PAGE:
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‘Fresh start’ for care homes inspection

The CQC could introduce ‘mystery shoppers’ and hidden cameras to inspect care homes, the new chief inspector for adult social care has announced. The plans would have to be considered carefully, to balance respect for people’s privacy and dignity with safe and quality care. 

Andrea Sutcliffe outlined her priorities for transforming how the CQC will monitor, inspect and regulate social care services, with a greater focus on public involvement. A team of experts ‘by experience’ – care users and their relatives – would assist in inspections. 

Every care home and adult social care provider will be awarded a rating by March 2016, with the frequency of inspection to be based on ratings rather than annually. The plans will go out to consultation in spring 2014. 

The CQC’s work will be structured around five key questions; whether services are safe, caring, well-led, effective, and responsive to people’s needs. The regulator will also monitor the finances of 50-60 providers that would be difficult to replace if they were to go out of business. 

A tougher stance on both registering and action against services without registered managers will be implemented, and the CQC will seek to avoid duplicating activity with local authorities. Carers will be encouraged to explore how they can get involved in the local community and inspection will focus on leadership, governance and culture. 

Sutcliffe said: “This is a fresh start for how care homes, home care, and other adult social care services are inspected and regulated across the country. I will be leading CQC’s new approach by making more use of people’s views and by using expert inspection teams involving people who have personal experience of care.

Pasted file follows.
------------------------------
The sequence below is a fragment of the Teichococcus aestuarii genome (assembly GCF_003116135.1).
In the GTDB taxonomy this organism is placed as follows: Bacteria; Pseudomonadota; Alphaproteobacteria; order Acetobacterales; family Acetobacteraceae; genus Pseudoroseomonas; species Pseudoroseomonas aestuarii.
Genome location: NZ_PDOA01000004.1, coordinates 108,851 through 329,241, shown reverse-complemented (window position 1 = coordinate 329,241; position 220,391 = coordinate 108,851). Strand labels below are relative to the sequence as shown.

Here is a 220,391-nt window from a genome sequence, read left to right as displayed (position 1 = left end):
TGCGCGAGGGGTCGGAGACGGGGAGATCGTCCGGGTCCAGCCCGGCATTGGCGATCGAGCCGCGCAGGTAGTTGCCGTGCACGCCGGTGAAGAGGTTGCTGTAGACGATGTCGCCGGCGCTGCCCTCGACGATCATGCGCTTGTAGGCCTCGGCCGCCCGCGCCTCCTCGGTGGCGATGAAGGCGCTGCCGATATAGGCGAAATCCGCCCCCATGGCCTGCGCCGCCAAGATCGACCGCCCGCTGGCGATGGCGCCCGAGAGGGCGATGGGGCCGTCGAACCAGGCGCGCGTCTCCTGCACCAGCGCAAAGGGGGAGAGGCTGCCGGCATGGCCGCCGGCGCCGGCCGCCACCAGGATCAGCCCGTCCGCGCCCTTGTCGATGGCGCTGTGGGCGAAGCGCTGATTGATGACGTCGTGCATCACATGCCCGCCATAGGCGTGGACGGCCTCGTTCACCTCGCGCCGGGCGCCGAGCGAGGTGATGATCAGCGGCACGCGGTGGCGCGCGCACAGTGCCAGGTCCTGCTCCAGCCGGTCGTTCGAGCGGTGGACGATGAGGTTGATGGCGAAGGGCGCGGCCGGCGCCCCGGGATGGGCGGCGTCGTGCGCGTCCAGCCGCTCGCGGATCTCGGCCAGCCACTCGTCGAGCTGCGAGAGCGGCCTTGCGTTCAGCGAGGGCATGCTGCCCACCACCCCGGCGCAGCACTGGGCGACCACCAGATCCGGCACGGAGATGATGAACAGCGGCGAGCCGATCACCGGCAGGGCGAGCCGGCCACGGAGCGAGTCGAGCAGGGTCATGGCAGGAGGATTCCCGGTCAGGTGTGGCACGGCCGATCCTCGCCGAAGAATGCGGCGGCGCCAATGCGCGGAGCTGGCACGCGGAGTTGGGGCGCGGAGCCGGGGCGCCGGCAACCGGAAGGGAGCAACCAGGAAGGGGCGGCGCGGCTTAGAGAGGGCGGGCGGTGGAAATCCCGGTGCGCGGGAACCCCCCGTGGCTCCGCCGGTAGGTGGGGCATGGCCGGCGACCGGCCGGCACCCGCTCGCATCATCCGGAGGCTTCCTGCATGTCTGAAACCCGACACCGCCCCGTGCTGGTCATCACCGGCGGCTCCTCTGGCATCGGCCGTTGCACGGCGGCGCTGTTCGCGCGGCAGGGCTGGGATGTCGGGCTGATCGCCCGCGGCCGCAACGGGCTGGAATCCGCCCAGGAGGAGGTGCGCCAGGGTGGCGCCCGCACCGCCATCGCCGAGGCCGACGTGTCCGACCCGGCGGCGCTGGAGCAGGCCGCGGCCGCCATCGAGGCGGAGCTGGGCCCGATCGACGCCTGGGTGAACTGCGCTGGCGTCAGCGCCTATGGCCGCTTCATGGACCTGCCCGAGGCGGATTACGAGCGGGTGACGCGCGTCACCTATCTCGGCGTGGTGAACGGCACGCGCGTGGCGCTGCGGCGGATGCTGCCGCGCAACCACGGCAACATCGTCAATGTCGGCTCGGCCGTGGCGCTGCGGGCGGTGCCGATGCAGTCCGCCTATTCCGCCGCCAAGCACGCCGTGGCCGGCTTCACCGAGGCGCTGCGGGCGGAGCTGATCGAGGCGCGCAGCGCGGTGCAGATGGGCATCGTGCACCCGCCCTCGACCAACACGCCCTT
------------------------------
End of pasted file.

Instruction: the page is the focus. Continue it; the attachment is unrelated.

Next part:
“We will always be on the side of the people who use care services. For every care service we look at, I want us to ask, is this good enough for my Mum? If it is, this should be celebrated. If not, then as the regulator, we will do something about it.”

Care minister Norman Lamb said: “No-one should have to put up with substandard care – there are serious flaws in the system when people are worrying about the quality of care their loved ones are receiving. We have made it clear that there must be a sharper focus on taking tougher action when things go wrong and holding those responsible to account. 

“Confidence in the regulation regime has been shaken, but we have turned a corner. I welcome the Chief Inspector’s new commitment to protecting people vulnerable to abuse and neglect, and to delivering better care.” 

Professor Martin Green, chief executive of the English Community Care Association, said: “The appointment of a Chief Inspector for Adult Social Care is a positive step and the development of a new approach to how CQC will regulate and inspect care services, offers an opportunity to ensure that high quality regulation is the foundation of good quality care.” 

Sandie Keene, president of the Association of Directors of Adult Social Services added: “Providing the public with a reliable means of assessing the quality of the experience they can expect to have, when arranging their care, is a fundamental part of the new duties and responsibilities our sector is taking on. ADASS very much welcomes this initiative.” 

Dr Peter Carter, chief executive & general secretary of the RCN said: “Many of us will have personal experience of adult social care services through relatives and loved ones, and even more are likely to in the future. This means it is even more vital that care providers are up to the task, and this requires a robust and effective system of regulation and monitoring. 

“Also important is a focus on the monitoring of care providers’ finances. The collapse of Southern Cross was a stark reminder that the cost of financial collapse is not simply a matter of money being lost. The closure of a care home provider risks the health of vulnerable residents who may be forced to move elsewhere, and causes distress to families and carers, who are left uncertain of how to manage their loved one’s needs.” 

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